“I’m just so pleased for Christian,” Rahal said. “Rookie year, every track outside of Indy GP was a new circuit. You go to Texas, that’s an intimidating place. You go to Toronto; you go to Iowa. This young man had to learn as best he could these circuits in a very short period of time.

“I’d like to think we as a team helped him, but still, when you get out there and you start going, it’s kind of like holy (bleep) — sorry, holy smokes — this is a different place.

“So, I’m really pleased not just for Christian, but I’m really pleased for his team, his group. Ben Segal, his engineer who was new to us this year and new to Christian. This is kind of a beginning process, and they really, over the course of the year, grew together, and the results we see today are a reflection of that.”

On the three-driver RLL team, Graham Rahal finished the season 11th and Jack Harvey finished 22nd in the No. 45 Hy-Vee Honda.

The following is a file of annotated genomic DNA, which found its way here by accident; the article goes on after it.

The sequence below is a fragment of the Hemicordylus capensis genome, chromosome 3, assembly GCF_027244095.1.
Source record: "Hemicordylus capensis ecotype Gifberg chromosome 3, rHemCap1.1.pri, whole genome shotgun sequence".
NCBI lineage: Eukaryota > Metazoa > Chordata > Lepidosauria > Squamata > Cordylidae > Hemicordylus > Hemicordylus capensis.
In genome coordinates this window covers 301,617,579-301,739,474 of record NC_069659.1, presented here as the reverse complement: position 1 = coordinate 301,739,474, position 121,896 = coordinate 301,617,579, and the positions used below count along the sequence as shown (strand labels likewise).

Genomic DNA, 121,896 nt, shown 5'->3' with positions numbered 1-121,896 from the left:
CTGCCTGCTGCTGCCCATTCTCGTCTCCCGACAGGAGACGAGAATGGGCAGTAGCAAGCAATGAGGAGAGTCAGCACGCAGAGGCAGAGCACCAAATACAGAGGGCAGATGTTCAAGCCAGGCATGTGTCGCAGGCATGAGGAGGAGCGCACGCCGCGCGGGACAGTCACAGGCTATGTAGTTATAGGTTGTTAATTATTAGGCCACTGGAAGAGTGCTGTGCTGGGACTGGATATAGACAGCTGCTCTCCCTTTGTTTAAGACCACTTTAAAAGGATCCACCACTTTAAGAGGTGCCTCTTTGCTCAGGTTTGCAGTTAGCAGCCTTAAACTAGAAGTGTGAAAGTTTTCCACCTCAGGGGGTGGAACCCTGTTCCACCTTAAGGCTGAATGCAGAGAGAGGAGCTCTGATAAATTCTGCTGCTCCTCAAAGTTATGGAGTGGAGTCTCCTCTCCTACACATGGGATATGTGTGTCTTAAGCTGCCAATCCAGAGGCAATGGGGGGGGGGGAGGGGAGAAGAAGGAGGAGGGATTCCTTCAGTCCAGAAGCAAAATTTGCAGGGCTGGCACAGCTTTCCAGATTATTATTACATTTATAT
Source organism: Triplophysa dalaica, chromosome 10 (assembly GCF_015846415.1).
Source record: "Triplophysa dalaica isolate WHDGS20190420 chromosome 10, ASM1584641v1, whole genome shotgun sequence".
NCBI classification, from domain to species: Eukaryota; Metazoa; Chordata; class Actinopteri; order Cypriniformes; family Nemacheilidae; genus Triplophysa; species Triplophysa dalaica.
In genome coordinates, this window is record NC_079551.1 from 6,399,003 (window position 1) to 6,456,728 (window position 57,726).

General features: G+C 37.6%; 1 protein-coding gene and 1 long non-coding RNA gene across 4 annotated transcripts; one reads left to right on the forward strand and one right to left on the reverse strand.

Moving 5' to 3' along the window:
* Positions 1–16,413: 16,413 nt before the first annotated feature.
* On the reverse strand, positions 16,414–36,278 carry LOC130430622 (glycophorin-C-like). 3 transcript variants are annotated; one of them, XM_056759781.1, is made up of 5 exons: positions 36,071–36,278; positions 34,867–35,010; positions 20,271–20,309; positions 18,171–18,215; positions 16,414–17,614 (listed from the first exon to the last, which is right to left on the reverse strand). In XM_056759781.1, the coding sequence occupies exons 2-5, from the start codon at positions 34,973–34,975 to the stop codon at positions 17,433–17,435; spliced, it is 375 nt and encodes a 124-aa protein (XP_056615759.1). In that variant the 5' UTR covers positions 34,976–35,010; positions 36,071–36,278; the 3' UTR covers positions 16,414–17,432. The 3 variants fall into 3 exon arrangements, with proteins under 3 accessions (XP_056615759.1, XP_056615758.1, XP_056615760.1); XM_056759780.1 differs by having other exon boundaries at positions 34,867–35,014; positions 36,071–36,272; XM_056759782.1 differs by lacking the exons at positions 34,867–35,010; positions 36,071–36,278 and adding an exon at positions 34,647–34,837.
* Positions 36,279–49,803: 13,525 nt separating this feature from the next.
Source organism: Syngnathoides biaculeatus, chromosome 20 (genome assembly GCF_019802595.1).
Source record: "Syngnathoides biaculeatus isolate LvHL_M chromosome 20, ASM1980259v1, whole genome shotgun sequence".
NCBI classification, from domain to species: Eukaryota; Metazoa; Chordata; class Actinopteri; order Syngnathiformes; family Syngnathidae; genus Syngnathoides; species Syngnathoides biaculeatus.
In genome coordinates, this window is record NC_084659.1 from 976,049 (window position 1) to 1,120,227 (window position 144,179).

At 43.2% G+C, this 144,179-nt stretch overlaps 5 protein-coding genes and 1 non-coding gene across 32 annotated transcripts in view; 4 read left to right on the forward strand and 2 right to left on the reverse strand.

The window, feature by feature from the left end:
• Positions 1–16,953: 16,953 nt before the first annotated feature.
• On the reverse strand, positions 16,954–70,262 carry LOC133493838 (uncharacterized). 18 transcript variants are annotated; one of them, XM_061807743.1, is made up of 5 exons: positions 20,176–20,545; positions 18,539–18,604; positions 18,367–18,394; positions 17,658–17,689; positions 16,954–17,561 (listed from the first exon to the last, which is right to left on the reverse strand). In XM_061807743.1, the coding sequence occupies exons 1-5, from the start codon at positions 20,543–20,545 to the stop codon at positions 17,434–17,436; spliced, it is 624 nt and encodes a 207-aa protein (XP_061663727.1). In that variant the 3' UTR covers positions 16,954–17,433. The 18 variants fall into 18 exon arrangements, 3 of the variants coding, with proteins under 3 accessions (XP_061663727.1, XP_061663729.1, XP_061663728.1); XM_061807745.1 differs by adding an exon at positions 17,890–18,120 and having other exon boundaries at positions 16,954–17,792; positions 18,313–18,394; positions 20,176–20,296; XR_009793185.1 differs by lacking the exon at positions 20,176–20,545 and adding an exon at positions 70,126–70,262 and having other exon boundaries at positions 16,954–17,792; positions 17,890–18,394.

So, how is Lundgaard going to celebrate his IndyCar Rookie of the Year title?

“I’m going to Vegas,” he said. “I’m going back to my room, taking a shower, and then we are jetting off to Vegas tonight.”

Rahal quipped, “Well, he’s getting a bonus from somewhere else because it isn’t from me.”

Lundgaard, who in August signed a multiyear contract extension to remain at Rahal Letterman Lanigan Racing, said, “I’ve got a contract. I guess that’s my bonus.”

In addition to getting a new contract, he also impressed the IndyCar paddock.

Lundgaard was able to become the “Great Dane” by driving fast but also controlling the car. While many of his fellow rookies made mistakes this season, Lundgaard rarely was criticized by other drivers for an error — even while he began racing on ovals for the first time in his life.

In Sunday’s Firestone Grand Prix of Monterey at WeatherTech Raceway at Laguna Seca, Lundgaard finished just behind Felix Rosenqvist of Arrow McLaren SP.